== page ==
Looking along similar lines, this also suggests that the use of the newly launched killed PRRS vaccine (PROGRESSIS) for use in sows could be used prior to farrowing to raise maternal antibodies against PRRS. Piglets with high levels of antibody to PPV and/or PRRS do not appear to succumb to the disease even though they may be infected with PCV2 virus.
     Based on this information sows were vaccinated before farrowing with both the PPV and Merial's new killed PRRS vaccine, PROGRESSIS.
Conclusions: Unfortunately, due to the small numbers of sows vaccinated no conclusions can be drawn. However, if there are problems in a herd with PRRS, vaccination with PROGRESSIS is certainly worth considering.

Immune stimulation::
Of the maiden gilt::
On the basis that nearly all pathogenic organisms stimulate the immune systems, management procedures commenced in week 24 to challenge gilts to PCV2x. This is carried out by exposure and co-mingling them with pigs affected with PMWS for 2 weeks, 3 weeks prior to anticipated mating.
Of the sow:
At the St Malo conference it was reported that experimental inoculation of foetuses in-utero less than 75 days of age may produce severe disease with stillbirths and mummification. Piglets inoculated after 75 days (piglets at this time have an active immune system) developed an immunity and no adverse effects. This suggests that sows should not purposely be exposed to PCV2 until after 80 days pregnant.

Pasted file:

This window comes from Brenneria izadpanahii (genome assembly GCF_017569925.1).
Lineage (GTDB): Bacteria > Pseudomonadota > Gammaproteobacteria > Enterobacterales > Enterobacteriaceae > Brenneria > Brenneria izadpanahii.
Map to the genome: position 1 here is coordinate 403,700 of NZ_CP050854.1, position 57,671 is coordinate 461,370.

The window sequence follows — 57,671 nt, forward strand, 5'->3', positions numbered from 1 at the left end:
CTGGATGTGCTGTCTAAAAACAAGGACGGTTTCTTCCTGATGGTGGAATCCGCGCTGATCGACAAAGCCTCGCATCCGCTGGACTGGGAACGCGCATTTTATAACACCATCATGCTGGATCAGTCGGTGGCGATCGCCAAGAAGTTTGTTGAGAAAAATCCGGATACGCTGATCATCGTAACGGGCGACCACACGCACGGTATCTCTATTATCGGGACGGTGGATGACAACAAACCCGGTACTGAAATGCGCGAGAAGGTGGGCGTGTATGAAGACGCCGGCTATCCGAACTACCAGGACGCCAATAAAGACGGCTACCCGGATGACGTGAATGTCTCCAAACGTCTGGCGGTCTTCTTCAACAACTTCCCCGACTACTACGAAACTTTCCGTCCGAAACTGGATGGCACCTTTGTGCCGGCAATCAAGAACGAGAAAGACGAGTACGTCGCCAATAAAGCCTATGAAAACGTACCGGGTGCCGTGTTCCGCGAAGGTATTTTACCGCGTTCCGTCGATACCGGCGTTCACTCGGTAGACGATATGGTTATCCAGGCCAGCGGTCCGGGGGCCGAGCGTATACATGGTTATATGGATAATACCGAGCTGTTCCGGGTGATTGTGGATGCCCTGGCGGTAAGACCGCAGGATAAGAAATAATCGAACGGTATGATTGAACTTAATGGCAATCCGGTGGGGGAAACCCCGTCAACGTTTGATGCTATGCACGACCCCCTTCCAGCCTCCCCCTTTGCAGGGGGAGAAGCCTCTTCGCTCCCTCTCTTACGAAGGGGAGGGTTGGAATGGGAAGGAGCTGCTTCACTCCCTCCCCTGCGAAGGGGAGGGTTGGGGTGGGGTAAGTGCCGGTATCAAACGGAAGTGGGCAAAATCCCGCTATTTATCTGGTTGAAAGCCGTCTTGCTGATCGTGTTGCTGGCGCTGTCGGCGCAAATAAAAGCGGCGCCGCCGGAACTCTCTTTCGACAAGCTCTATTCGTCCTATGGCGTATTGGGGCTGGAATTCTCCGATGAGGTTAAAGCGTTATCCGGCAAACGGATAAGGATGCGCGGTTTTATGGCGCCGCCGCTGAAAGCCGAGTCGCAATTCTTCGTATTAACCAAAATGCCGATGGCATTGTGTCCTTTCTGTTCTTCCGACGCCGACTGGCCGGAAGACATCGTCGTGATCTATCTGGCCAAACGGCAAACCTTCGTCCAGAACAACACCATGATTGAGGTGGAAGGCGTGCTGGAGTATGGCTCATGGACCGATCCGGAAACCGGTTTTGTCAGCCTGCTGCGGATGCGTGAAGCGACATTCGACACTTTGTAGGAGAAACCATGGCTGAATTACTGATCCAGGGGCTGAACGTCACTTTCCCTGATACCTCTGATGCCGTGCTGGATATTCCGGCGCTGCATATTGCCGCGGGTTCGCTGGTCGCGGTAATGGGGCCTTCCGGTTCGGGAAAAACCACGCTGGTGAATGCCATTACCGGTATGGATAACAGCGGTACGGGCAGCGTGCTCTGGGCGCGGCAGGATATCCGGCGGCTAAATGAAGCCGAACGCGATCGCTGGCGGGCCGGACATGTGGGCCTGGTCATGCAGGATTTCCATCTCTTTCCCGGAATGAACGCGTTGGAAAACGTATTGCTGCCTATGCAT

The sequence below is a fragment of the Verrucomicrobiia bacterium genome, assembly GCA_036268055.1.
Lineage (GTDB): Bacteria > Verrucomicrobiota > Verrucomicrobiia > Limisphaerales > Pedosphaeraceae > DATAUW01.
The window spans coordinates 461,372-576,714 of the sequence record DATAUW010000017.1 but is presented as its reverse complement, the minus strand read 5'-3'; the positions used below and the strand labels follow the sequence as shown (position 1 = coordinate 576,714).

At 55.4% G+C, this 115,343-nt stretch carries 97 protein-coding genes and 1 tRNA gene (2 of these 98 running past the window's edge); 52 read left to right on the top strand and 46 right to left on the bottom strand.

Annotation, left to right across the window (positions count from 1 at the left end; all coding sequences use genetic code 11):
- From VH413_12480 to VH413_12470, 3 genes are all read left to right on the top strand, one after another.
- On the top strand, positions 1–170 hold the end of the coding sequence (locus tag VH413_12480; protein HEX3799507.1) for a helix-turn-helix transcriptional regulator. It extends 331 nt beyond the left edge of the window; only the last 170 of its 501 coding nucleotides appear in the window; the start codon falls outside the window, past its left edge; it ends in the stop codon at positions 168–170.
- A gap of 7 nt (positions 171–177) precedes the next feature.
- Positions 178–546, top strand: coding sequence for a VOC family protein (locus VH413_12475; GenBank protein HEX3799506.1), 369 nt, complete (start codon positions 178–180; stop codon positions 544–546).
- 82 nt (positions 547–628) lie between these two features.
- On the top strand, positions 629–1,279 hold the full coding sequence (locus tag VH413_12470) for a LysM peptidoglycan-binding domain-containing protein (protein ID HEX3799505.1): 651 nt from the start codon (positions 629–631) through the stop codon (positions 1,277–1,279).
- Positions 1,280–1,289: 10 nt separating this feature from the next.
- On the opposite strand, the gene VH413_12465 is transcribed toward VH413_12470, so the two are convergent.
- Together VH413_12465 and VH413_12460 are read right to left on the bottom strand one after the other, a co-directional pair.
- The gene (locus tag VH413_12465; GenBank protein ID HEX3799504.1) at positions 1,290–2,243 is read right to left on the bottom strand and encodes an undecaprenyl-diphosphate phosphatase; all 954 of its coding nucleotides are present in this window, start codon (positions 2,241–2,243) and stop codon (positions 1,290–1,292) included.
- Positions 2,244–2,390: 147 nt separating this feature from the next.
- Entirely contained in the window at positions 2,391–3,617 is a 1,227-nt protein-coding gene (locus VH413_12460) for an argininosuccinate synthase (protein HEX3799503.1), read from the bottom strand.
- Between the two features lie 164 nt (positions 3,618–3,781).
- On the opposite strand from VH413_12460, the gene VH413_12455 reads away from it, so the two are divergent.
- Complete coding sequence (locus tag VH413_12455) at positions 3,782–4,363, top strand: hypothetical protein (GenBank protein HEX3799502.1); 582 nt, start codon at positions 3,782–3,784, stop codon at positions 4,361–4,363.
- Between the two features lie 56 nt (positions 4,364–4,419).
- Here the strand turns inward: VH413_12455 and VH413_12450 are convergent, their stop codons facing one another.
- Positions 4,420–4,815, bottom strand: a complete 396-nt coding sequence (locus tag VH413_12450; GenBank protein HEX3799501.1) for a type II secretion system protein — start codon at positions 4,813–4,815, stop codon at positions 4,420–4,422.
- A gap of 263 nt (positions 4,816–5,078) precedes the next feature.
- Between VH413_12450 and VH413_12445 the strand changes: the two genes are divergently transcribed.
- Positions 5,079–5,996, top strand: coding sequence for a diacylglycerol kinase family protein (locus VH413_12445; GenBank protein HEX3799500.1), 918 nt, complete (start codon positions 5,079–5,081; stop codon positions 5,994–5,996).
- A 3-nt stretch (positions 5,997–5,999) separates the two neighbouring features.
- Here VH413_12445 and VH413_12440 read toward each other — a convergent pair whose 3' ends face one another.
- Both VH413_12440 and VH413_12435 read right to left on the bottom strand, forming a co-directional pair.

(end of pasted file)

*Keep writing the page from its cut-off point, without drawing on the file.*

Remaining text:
Sows on this farm were exposed to PCV2, 3 times weekly for 2 weeks when they were between 80 - 95 days pregnant. All these sows have now farrowed normally with no apparent effects on piglets. Twenty-seven sows and gilts underwent these processes, producing a total of 275 pigs. The final results of these pigs has shown no positive benefit.
Conclusions: There appears to have been no adverse effects in either sows or litters following this procedure. However, a word of caution - fertility problems have being reported in the US associated with PCV2. Interestingly, results from tests of serum samples taken from a few sows have shown high levels of antibody to PCV2. This serum has subsequently been used for treatment.

Colostrum/Cross fostering:
The basis that some litters do not develop PMWS suggests protective mechanisms in the colostrum of such sows. For 3 weeks all litters where feasible were suckled from two different sows within 24 hours of birth, for 6 hours or so on each.